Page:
1. In this case the plaintiff was the manager of a mosque. He held his position under a karar, dated the 21st of October 1910 which was a yearly appointment authorising him to collect the various dues due to the mosque, to pay the outgoings of the mosque and to take his remuneration according to stipulations in a previous karar which stipulations were also incorporated in this document. Turning to the previous karar, Ex. 32 in the case, dated the 9th of November, 1903, one finds there a more detailed account of the payments to be made by the manager, of his duties and liabilities and a detailed account of what is to be given as remuneration for the work he did which included a right to take 720 seers of paddy and Rs. 12 per annum. One of the terms was that he and that they were to be rendered and the balance struck on a certain date each year after the end of the year's management. It was arranged between the parties that when the mosque was short of funds the manager advanced monies of his own, and that yearly a balance was taken on one side which showed the expenditure by him, the advances by him and the salary due to him, and on the other side all that he had received on account of the mosque. His employment came to an end in February, 1912 and before the expiration of three years he brought a suit for an account and payment to him of the amounts he claimed as due mainly made up of advances made by him' to or for the benefit of the mosque. It has been found that the balance due to him was Rs. 923. He is met with the defence that this amount is not recoverable, because it is barred under the Limitation Act, 1908, Article 61. That article applies to money paid for and on account of another which becomes barred after three years from the date when the money is paid. The plaintiff replies to that that Article 61 has no application but Article 85, which is 'for the balance due on a mutual, open and current account, where there have been reciprocal demands between the parties,' the period for bringing a suit in respect of which is three years from the close of the year in which the last item admitted or proved is entered in the account. It is argued for the trustees that this article has no application, because there is not in this case a mutual, open and current account, and we are referred to English cases and particularly to Padwick v. Hurst (1916) 30 M.L.J. 529 in which it was held that for an account properly to be called a mutual account there must be mutual dealings in the sense that both parties come under liability to each other. That principle has been applied in many cases in India in reference to the interpretation to be put upon Article 85. But in applying the principle one has to look at it rather carefully and it was most carefully examined by Mookerjee, J. in his judgment in Rampershad v. Harbans Singh (1906) 6 C.L.J. 158. In that case dealing with the earlier leading authority of Hirada Basappa v. Gadigi Muddappa (1891) 6 M.H.C.R. 142 a judgment of Holloway, J. he points out and approves of the statement by that learned Judge that 'in order that accounts might be mutual, there must be transactions on each side, creating independent obligations on the other, and not merely transactions which create obligations on the one side, those on the other being merely complete or partial discharges of such obligations.' He then enters on a discussion of the various cases on those lines and points out that 'where you have a case of shifting balance, sometimes in favour of one side, sometimes in favour of the other, it is a test of mutuality, but its absence is not conclusive proof against mutuality.' The meaning of that, as I understand it, is that, if you may get a balance in favour of either party, it follows that there must be mutual liabilities of both parties to each other; if the balance is always in favour of one party in the very nature of the transactions, there you have got a case where you have not separate mutual dealings. Later in his judgment, having quoted that and applied the English case referred to above, he says this: 'In order to prove a mutual and open account current, it is sufficient to prove mutual dealings between the parties consisting of sales made, or services performed, by each party, to or, for the other, creating mutual duties or reciprocal demands.' I think that is a fair statement of the principle to be applied and one has to look at each particular case and see if it is reallly a case of debtor and creditor only or a case of mutual obligations which will in the ordinary way result in enforceable liabilities on either side. Looking at the facts of this case, it seems to me that it is clearly a case where you have a mutual open and current account with reciprocal demands. That the account was open and current there can be no doubt whether it is mutual or not, and whether the demands were reciprocal or not. In this case it is enough to say that there is an obligation, on the one hand, to pay salary and an obligation on the other hand, to account for and pay over to the principal the amounts that may yearly be found due on balance to the principal. I think also it would be enough if the course of dealing is, as in this case, the lending of money by the agent to the principal, which is not an ordinary part of an agent's duty, such loans by the agent to the principal being brought into account, as you would have, apart from the question of salary, reciprocal dealings betwen the parties in the sense required to fulfil the conditions stated by Mookerjee, J. A clear instance of the application of an article of the Limitation Act of 1877 similar in terms to Article 85 of this Act, is to be found in l.akshmayya v. Jagannatham I.L.R.(1887) M. 199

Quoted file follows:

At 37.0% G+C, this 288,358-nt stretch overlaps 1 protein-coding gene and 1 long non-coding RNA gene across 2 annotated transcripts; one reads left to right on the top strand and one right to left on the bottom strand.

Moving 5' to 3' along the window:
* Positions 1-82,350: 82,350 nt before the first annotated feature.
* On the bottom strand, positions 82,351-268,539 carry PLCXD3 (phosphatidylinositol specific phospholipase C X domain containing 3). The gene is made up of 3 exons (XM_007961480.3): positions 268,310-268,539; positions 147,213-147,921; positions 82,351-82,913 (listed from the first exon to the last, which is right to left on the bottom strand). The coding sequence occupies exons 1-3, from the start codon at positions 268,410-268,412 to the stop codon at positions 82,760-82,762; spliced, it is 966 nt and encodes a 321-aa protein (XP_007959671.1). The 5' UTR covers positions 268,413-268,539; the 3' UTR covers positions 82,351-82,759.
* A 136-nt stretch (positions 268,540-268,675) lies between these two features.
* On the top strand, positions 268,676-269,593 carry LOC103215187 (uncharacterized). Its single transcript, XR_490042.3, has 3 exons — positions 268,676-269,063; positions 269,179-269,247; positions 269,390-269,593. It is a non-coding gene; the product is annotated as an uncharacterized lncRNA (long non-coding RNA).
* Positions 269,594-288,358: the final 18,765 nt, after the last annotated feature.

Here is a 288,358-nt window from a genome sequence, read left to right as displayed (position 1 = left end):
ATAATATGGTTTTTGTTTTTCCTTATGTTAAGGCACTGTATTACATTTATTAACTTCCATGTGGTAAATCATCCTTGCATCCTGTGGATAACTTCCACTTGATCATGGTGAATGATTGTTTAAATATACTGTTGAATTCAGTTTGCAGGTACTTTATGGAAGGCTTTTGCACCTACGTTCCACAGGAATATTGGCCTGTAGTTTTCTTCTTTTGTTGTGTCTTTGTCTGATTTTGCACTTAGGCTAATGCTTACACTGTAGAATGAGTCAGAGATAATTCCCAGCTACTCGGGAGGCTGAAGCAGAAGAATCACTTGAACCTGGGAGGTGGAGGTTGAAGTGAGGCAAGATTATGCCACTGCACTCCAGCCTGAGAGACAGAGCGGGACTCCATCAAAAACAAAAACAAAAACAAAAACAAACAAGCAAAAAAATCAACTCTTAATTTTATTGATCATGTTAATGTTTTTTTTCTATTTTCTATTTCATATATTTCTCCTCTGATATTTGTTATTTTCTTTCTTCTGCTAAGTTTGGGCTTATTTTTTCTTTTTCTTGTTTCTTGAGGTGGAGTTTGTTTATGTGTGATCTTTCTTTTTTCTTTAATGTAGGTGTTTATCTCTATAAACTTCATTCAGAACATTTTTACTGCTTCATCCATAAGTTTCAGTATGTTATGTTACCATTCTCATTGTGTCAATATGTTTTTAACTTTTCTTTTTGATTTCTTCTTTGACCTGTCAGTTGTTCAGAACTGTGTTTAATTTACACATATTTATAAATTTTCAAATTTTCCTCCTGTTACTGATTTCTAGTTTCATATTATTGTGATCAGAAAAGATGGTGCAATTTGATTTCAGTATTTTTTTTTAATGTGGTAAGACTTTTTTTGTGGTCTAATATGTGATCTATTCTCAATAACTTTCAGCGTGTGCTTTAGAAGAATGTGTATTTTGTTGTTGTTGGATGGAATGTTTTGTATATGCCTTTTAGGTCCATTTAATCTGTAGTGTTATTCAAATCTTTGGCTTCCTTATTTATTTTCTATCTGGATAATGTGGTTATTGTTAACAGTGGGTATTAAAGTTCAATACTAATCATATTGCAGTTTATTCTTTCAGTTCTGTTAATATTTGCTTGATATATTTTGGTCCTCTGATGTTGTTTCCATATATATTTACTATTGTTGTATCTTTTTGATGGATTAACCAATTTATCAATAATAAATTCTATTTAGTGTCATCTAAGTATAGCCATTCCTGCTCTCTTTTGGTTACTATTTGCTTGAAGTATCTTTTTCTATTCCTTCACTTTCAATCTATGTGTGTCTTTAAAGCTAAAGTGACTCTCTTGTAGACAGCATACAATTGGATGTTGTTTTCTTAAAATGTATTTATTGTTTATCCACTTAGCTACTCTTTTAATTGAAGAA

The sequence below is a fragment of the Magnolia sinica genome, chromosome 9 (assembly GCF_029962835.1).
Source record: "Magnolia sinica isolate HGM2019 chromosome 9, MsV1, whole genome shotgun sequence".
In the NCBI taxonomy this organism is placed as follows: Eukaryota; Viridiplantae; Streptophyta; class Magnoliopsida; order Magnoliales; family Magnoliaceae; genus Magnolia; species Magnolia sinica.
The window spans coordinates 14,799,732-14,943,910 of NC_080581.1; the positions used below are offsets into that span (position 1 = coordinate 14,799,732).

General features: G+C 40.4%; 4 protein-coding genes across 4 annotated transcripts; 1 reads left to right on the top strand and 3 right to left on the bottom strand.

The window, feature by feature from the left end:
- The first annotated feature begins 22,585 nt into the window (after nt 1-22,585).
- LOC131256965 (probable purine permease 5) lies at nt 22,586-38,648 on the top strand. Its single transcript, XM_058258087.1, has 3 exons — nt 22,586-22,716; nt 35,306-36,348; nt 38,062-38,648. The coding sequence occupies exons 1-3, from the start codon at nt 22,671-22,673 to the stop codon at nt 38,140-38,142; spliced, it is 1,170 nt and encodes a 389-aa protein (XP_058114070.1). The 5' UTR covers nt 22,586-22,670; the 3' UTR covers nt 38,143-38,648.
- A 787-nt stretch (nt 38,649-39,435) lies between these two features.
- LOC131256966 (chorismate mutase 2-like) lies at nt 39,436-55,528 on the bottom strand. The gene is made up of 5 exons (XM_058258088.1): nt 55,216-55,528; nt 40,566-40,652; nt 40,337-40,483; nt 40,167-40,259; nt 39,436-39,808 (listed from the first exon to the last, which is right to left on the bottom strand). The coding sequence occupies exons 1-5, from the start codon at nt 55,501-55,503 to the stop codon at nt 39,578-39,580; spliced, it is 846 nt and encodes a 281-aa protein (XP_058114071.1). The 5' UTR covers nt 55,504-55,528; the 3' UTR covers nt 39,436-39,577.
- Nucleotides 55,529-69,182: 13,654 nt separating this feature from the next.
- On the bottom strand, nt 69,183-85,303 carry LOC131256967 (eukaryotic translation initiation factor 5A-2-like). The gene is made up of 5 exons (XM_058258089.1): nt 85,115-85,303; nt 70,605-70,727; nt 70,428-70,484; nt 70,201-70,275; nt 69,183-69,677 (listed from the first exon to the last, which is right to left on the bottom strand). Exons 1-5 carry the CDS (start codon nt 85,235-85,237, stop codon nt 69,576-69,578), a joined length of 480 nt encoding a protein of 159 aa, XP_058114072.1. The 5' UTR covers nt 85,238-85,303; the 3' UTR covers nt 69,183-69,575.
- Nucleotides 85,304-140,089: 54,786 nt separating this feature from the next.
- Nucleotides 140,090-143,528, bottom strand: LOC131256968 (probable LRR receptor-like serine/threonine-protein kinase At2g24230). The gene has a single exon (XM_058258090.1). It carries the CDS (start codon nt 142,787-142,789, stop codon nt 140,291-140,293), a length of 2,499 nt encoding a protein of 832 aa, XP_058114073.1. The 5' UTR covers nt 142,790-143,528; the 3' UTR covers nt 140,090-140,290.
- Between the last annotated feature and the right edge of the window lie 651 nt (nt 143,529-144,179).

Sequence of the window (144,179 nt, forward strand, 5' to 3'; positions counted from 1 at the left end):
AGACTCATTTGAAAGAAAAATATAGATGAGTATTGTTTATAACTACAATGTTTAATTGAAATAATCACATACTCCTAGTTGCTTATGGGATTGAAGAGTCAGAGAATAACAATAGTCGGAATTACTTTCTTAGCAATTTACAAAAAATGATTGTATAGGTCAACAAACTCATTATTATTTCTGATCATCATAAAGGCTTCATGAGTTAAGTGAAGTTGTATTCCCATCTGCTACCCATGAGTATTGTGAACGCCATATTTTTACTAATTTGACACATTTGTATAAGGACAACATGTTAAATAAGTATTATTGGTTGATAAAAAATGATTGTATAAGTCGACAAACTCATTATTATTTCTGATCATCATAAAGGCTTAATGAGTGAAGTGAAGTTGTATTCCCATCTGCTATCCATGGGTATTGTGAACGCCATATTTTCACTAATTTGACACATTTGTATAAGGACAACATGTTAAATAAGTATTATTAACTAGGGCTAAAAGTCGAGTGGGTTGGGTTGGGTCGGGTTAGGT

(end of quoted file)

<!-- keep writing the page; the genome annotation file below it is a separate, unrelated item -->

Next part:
2. It follows that, in my judgment, the judgment of the Subordinate judge is right. 1 should think it right to add that I consider it a great pity that such a point should have been taken by the trustees of a mosque, assuming the facts to be as they have been stated to us, namely, that this agent assisted the mosque from his own pocket and to a great extent without being under any obligation to do so. This appeal must be dismissed with costs of the plaintiff, 1st respondent.

Wallace, J.

3. I agree and have nothing to add.